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“A test devised by Alan Turing in the 1950s intended to determine machine intelligence. This test was invented by Alan M. Turing (1912-1954) and first described in his 1950 article. The basic setup of the test includes two people and the machine to be tested. One person is an interrogator, and the other person and the machine are respondents. The interrogator and respondents are all in different rooms and thus physically separated. The interrogator can only ask questions via a keyboard (e.g. a teletype or computer terminal). Both respondents attempt to convince the interrogator that they are the human respondent. Turing suggested that the test should be run for five minutes or so, but the precise length is somewhat irrelevant. This, then, is an imitation game for the machine.
“The machine is said to pass the test if the interrogator can not tell the difference between the respondents, or guesses at chance at the identity of the respondents. The machine fails the test if the interrogator can tell the difference. Turing thought that any machine which passes the test should be considered intelligent, or more precisely, should be considered to ‘think’.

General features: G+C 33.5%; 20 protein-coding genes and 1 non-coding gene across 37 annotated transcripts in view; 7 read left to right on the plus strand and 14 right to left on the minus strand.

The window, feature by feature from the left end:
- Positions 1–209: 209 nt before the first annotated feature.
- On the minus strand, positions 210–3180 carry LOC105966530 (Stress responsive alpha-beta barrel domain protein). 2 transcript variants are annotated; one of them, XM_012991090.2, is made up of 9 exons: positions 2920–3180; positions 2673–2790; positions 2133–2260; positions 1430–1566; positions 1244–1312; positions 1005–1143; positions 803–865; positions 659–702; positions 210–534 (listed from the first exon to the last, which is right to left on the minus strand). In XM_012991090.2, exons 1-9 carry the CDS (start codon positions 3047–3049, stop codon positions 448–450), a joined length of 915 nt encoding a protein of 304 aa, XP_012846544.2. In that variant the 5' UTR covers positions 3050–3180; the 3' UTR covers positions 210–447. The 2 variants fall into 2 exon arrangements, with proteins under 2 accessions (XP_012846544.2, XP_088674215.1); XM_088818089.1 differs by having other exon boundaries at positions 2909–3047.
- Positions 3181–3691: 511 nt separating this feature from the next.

“In other words, Turing proposed the test as a sufficient criterion for machine intelligence. He felt it was not a necessary condition because of the possibility that intelligent creatures could not correctly participate (for some physical reason) in the game. However, as Block (1995) points out it is possible to satisfy the Turing test with an unintelligent, physically possible machine. This means that the test does not seem to be a sufficient criterion either. If the test is neither necessary nor sufficient, perhaps it can be considered a ‘mark’ of intelligence, rather than criterial for intelligence.”
Turing, A.M. (1950). Computing machinery and intelligence. Mind, 59, 433-560.
Block, N. (1995). Mind as the software of the brain. In D. Osherson, L. Gleitman, S. Kosslyn, E. Smith and S. Sternberg (eds). Invitation to Cognitive Science, MIT Press. [online version]
— Chris Eliasmith at Dictionary of Philosophy of Mind